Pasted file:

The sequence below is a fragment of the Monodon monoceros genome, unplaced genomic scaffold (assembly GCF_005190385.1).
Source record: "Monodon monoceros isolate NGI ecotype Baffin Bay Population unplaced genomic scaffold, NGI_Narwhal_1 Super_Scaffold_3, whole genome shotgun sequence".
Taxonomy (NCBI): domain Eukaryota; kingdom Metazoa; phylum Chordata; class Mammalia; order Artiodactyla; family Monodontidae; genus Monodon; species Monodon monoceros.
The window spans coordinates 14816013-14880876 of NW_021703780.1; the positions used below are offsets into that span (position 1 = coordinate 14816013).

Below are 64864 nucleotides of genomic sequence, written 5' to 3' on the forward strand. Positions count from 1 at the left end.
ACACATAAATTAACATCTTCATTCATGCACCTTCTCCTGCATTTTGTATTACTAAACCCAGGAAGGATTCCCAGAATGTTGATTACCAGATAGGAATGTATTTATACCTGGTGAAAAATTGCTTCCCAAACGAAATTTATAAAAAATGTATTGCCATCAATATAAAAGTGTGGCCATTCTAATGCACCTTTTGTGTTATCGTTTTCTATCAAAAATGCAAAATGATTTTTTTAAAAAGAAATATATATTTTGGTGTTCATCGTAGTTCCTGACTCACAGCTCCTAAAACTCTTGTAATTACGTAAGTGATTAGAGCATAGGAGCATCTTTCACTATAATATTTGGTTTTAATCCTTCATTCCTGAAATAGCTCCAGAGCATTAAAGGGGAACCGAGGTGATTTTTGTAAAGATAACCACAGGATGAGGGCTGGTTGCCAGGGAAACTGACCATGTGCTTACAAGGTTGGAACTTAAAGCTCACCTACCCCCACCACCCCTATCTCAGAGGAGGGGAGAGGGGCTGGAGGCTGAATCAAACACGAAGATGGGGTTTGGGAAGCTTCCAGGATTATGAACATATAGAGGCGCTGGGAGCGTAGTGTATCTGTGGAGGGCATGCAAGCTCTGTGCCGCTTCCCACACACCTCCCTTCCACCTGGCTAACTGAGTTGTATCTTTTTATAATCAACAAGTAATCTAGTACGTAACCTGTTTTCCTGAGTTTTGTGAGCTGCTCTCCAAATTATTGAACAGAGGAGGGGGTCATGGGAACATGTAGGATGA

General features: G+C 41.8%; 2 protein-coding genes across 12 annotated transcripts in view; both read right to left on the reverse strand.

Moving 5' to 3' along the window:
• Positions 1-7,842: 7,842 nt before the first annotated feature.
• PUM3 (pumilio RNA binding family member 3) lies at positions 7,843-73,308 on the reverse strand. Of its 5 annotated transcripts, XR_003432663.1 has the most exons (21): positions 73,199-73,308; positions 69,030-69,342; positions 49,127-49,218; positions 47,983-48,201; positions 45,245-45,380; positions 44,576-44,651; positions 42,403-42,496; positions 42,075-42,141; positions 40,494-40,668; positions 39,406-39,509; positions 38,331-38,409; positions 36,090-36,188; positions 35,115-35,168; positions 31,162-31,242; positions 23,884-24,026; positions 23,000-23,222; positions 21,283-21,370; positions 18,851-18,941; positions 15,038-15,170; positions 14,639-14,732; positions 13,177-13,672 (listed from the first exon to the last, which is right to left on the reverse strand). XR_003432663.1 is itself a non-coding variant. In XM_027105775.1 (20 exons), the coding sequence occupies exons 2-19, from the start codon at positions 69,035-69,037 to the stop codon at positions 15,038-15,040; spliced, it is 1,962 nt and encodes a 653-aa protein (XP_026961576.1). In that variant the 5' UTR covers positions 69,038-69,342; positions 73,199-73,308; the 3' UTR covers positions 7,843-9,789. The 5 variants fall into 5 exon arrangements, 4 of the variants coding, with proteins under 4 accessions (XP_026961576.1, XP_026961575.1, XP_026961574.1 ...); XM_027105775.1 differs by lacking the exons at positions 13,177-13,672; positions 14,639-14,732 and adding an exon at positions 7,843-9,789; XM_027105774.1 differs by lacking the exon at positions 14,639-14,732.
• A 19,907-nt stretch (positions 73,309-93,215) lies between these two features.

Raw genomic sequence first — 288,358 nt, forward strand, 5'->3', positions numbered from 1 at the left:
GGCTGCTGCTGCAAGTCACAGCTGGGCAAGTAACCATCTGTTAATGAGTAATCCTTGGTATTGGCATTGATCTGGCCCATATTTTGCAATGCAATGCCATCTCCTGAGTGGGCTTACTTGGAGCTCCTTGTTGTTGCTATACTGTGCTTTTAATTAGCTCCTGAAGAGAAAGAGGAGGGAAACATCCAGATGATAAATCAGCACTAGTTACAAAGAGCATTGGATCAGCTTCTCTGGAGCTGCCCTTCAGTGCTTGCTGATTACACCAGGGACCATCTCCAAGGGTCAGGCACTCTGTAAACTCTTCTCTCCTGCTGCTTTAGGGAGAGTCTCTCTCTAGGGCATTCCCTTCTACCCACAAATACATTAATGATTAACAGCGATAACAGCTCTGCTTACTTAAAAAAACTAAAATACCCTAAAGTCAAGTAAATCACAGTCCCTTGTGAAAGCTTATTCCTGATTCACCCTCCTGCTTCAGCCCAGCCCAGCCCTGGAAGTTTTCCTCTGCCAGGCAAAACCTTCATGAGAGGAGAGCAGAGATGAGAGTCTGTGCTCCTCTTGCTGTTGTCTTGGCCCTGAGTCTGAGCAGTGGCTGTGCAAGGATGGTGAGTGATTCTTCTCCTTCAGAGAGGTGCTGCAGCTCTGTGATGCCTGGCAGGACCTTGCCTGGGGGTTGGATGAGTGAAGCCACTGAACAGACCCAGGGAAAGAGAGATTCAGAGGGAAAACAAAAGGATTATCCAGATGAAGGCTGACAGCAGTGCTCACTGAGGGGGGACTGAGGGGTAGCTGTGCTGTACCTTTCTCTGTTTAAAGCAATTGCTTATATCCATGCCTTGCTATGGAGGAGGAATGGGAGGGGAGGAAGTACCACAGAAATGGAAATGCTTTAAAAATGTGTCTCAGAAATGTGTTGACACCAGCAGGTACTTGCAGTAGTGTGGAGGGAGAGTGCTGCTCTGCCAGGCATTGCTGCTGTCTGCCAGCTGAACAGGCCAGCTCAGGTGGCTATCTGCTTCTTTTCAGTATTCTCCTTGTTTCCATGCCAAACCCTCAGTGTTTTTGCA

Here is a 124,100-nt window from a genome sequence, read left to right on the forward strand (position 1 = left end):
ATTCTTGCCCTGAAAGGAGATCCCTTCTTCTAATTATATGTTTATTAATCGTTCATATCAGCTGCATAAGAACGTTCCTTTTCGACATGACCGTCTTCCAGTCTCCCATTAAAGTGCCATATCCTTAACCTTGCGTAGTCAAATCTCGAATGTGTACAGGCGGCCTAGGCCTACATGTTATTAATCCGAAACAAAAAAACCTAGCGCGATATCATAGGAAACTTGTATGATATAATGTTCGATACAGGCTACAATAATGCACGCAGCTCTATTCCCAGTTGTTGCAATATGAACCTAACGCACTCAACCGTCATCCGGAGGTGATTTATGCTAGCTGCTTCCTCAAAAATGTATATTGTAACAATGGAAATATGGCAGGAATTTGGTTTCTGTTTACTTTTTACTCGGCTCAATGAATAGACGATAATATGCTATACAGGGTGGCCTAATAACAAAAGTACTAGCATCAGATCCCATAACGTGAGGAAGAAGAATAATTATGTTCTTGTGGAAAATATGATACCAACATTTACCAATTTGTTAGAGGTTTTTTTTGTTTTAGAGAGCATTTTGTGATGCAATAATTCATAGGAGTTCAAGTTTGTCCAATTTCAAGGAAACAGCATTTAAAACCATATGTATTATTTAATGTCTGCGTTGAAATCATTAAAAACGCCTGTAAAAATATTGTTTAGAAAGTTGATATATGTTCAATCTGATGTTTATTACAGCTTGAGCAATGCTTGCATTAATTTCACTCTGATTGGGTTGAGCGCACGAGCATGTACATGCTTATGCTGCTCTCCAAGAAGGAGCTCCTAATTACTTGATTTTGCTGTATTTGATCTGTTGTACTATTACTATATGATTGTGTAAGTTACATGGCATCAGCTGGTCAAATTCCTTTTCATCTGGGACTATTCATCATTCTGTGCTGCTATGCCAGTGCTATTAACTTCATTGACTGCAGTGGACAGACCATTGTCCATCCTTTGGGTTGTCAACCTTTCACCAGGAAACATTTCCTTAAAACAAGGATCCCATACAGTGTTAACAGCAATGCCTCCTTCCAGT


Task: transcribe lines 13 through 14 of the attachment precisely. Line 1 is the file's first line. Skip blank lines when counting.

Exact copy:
GGCTGCTGCTGCAAGTCACAGCTGGGCAAGTAACCATCTGTTAATGAGTAATCCTTGGTATTGGCATTGATCTGGCCCATATTTTGCAATGCAATGCCATCTCCTGAGTGGGCTTACTTGGAGCTCCTTGTTGTTGCTATACTGTGCTTTTAATTAGCTCCTGAAGAGAAAGAGGAGGGAAACATCCAGATGATAAATCAGCACTAGTTACAAAGAGCATTGGATCAGCTTCTCTGGAGCTGCCCTTCAGTGCTTGCTGATTACACCAGGGACCATCTCCAAGGGTCAGGCACTCTGTAAACTCTTCTCTCCTGCTGCTTTAGGGAGAGTCTCTCTCTAGGGCATTCCCTTCTACCCACAAATACATTAATGATTAACAGCGATAACAGCTCTGCTTACTTAAAAAAACTAAAATACCCTAAAGTCAAGTAAATCACAGTCCCTTGTGAAAGCTTATTCCTGATTCACCCTCCTGCTTCAGCCCAGCCCAGCCCTGGAAGTTTTCCTCTGCCAGGCAAAACCTTCATGAGAGGAGAGCAGAGATGAGAGTCTGTGCTCCTCTTGCTGTTGTCTTGGCCCTGAGTCTGAGCAGTGGCTGTGCAAGGATGGTGAGTGATTCTTCTCCTTCAGAGAGGTGCTGCAGCTCTGTGATGCCTGGCAGGACCTTGCCTGGGGGTTGGATGAGTGAAGCCACTGAACAGACCCAGGGAAAGAGAGATTCAGAGGGAAAACAAAAGGATTATCCAGATGAAGGCTGACAGCAGTGCTCACTGAGGGGGGACTGAGGGGTAGCTGTGCTGTACCTTTCTCTGTTTAAAGCAATTGCTTATATCCATGCCTTGCTATGGAGGAGGAATGGGAGGGGAGGAAGTACCACAGAAATGGAAATGCTTTAAAAATGTGTCTCAGAAATGTGTTGACACCAGCAGGTACTTGCAGTAGTGTGGAGGGAGAGTGCTGCTCTGCCAGGCATTGCTGCTGTCTGCCAGCTGAACAGGCCAGCTCAGGTGGCTATCTGCTTCTTTTCAGTATTCTCCTTGTTTCCATGCCAAACCCTCAGTGTTTTTGCA

Here is a 124,100-nt window from a genome sequence, read left to right on the forward strand (position 1 = left end):